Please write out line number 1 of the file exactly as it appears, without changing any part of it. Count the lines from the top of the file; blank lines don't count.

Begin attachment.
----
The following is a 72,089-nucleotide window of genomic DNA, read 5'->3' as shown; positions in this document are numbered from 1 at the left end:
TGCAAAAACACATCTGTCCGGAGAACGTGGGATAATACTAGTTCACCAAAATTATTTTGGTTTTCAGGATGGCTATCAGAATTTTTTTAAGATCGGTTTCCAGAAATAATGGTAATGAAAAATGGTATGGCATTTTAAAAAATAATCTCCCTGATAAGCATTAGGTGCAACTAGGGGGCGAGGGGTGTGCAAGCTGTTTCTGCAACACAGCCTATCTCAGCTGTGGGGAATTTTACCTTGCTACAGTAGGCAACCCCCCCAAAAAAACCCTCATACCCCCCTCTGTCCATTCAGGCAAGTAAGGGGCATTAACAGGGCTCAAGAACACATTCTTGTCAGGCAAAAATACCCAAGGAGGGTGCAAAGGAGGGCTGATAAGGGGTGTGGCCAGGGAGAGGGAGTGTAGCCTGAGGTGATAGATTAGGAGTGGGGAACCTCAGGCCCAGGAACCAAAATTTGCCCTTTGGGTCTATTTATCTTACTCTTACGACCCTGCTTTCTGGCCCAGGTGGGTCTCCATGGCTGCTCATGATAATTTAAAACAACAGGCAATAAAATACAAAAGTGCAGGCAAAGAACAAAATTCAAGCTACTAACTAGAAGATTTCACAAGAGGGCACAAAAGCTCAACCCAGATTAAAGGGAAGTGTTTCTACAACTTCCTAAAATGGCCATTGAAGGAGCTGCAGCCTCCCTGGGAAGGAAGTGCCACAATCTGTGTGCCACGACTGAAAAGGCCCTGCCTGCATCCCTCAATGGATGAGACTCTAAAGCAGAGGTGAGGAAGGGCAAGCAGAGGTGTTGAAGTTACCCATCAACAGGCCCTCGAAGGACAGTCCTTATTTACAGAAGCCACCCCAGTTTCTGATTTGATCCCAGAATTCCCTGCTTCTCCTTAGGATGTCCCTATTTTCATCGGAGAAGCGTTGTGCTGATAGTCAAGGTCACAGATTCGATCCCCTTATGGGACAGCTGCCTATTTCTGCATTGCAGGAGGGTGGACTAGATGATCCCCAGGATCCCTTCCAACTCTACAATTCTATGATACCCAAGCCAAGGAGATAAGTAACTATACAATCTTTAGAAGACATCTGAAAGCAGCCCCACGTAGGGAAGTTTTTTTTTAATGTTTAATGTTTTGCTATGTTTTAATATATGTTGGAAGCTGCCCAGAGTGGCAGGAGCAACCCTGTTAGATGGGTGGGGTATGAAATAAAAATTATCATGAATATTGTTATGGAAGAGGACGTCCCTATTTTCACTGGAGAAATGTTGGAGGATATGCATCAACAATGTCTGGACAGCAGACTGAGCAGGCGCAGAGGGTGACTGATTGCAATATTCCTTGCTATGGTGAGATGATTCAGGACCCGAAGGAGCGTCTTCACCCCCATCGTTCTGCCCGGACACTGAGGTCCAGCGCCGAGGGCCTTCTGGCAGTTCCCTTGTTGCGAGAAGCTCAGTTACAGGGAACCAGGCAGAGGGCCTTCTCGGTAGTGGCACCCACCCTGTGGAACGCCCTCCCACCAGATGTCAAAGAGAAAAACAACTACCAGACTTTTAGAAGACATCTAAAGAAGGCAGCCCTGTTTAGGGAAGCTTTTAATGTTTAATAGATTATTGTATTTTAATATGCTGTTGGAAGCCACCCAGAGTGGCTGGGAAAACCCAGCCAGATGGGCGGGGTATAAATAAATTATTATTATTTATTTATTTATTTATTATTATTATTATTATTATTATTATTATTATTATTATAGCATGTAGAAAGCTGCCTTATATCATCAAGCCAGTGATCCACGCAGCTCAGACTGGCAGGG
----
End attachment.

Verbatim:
The following is a 72,089-nucleotide window of genomic DNA, read 5'->3' as shown; positions in this document are numbered from 1 at the left end: